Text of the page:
Taking Zohydro ER While Pregnant: What You Need to Know

Is Zohydro ER Safe to Take While Pregnant?

Zohydro ER is a prescription, brand-name version of the opioid pain reliever hydrocodone. Zohydro ER is an extended-release pain drug, also called a narcotic. Zohdyro is indicated to manage severe pain that requires ongoing, around-the-clock opioid treatment. Zohydro should only be prescribed to a patient if other treatment options wouldn’t work or be tolerated for some reason. Hydrocodone is also sold in brand-name medications including Norco and Vicodin. Hydrocodone is a semisynthetic opioid, and it is included not only in pain medications but it’s often included in cough suppressing medications. There are immediate-release variations of hydrocodone as well as controlled-release versions. Zohydro ER falls into the controlled-release category. Side effects of Zohydro ER are similar to other opioids. Common side effect can include things like drowsiness, dizziness and nausea.

More severe concerns associated with the use of Zohydro ER can include addiction and dependence. Zohydro ER combats pain by activating opioid receptors. It can cause feelings of euphoria in some patients, which is part of what triggers addiction. Dependence is a separate issue from addiction. With dependence, a person’s body is physically dependent on the presence of opioids after using them for a period of time. If someone is dependent on Zohydro and tries to stop using it suddenly, they may have symptoms of withdrawal. Overdose and respiratory depression are risks of using opioids like Zohydro as well. When Zohydro binds to opioid receptors in the central nervous system, it slows breathing. If someone takes a dose of Zohydro that’s too large, their breathing might slow to a dangerous or deadly level.

If a woman is wondering if Zohydro ER is safe to take while pregnant, the answer is that it probably isn’t unless a health care professional says otherwise. The U.S. Food and Drug Administration classifies the active ingredient, hydrocodone, as a pregnancy category C drug. Pregnancy categories, as defined by the FDA, are based on available research indicating the potential risks drugs can have when a fetus is exposed to them. The categories start with A. Category A pregnancy drugs are considered safest and haven’t demonstrated harm to a fetus in animal or human studies. Category B drugs are also considered relatively safe. Category B drugs haven’t shown harm to a fetus in animal studies, but human studies may be limited. Category C drugs are what other opioids and most substances fall into. Category C drugs may have demonstrated harmful effects to a fetus in animal studies. Category C drugs have limited or no human research available, however. There are category D drugs as well, which have shown harmful effects on a fetus and should only be used if the benefits significantly outweigh risks. Category X drugs shouldn’t be used during pregnancy.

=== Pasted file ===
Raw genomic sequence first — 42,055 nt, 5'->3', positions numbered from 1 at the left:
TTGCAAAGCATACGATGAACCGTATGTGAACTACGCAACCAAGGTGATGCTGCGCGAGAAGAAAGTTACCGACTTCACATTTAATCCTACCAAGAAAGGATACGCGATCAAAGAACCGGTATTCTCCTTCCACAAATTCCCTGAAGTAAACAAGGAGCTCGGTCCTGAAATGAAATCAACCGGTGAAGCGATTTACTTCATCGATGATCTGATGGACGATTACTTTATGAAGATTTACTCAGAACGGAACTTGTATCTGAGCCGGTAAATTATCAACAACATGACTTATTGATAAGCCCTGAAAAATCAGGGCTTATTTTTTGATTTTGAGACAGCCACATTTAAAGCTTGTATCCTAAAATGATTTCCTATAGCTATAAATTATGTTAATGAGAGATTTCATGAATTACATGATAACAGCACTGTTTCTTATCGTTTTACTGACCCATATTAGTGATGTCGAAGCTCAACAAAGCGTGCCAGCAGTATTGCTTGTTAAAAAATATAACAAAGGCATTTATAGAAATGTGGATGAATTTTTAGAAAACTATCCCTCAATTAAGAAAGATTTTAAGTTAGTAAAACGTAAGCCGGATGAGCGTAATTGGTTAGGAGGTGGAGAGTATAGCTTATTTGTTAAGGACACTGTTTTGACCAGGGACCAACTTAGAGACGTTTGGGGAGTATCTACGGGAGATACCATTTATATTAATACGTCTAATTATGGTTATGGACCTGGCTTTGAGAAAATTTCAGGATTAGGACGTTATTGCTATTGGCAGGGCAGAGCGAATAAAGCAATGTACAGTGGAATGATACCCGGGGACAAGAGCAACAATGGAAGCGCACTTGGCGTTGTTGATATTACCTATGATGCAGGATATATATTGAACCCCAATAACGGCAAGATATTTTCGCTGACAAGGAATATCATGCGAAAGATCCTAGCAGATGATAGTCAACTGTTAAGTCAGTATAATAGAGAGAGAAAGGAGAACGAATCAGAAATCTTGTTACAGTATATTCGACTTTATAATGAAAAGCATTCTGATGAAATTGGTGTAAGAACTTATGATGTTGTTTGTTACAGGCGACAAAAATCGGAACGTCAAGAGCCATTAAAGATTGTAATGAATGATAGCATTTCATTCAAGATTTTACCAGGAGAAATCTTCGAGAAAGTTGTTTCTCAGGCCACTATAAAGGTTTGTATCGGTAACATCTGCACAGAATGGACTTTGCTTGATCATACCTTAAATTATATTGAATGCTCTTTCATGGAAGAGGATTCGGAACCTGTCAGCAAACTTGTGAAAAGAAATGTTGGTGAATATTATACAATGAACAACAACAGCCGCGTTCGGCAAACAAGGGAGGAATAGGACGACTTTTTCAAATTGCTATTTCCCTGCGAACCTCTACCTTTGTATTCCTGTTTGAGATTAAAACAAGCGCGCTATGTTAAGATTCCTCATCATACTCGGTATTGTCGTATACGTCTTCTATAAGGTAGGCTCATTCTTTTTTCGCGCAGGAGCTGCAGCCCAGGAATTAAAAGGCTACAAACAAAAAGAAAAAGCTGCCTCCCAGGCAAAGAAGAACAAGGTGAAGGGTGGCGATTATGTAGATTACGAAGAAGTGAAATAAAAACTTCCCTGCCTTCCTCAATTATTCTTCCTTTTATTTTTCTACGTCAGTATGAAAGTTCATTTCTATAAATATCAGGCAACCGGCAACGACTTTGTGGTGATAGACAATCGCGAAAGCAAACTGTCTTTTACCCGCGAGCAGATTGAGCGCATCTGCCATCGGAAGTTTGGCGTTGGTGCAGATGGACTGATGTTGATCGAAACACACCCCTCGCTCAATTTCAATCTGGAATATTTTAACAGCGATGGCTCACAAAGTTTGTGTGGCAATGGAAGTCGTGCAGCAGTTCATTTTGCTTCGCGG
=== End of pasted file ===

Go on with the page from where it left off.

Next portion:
Taking Zohydro ER While Pregnant: What You Need to Know

Since Zohydro ER is classified as a category C pregnancy drug, a doctor will look at the possible risks of its use during pregnancy, compared to benefits. Only a doctor should tell a pregnant woman whether or not it’s safe to use Zohydro ER. The CDC does outline certain birth defects that may be linked to fetal exposure to Zohydro ER and other opioids. For example, the CDC names congenital heart defects as a possible birth defect associated with opioid use during pregnancy. Spina bifida and neural tube defects may be more likely with fetal exposure to opioids. Other birth defects possibly linked to opioid use during pregnancy include hydrocephaly and gastroschisis.

As well as the possibility of birth defects, the use of opioids during pregnancy can cause the baby to become dependent on them. Just as adults who take opioids can become physically dependent, so can a baby in the womb. If a baby is born addicted to Zohydro ER and dependent on it, they will likely go through neonatal abstinence syndrome (NAS) after they’re born. Symptoms of NAS linked to opioids can be mild or severe. These symptoms can include fussiness and irritability, problems sleeping, and fever or sweating. If a baby is born dependent on Zohydro ER, it may also have problems with sleeping and eating, which can lead to failure to thrive. If a baby is born with NAS, NICU treatment will likely be required until symptoms subside.

If you’re pregnant and you have pain, you should speak to your doctor about safer alternatives to taking Zohydro ER while pregnant. Your doctor may have options with fewer risks if they’re used during pregnancy. If you’re recreationally using Zohydro ER, it’s important not to stop suddenly even if you become pregnant. Stopping opioids cold turkey can cause withdrawal. Withdrawal during pregnancy can cause serious complications. Instead, speak with your healthcare provider about the safest way to stop using opioids during pregnancy. As a pregnant woman who recreationally uses opioids, you may find benefits in medical detox and an addiction treatment program.

We’re here now if you’d like to talk about addiction, detox and treatment, including program options available during pregnancy.

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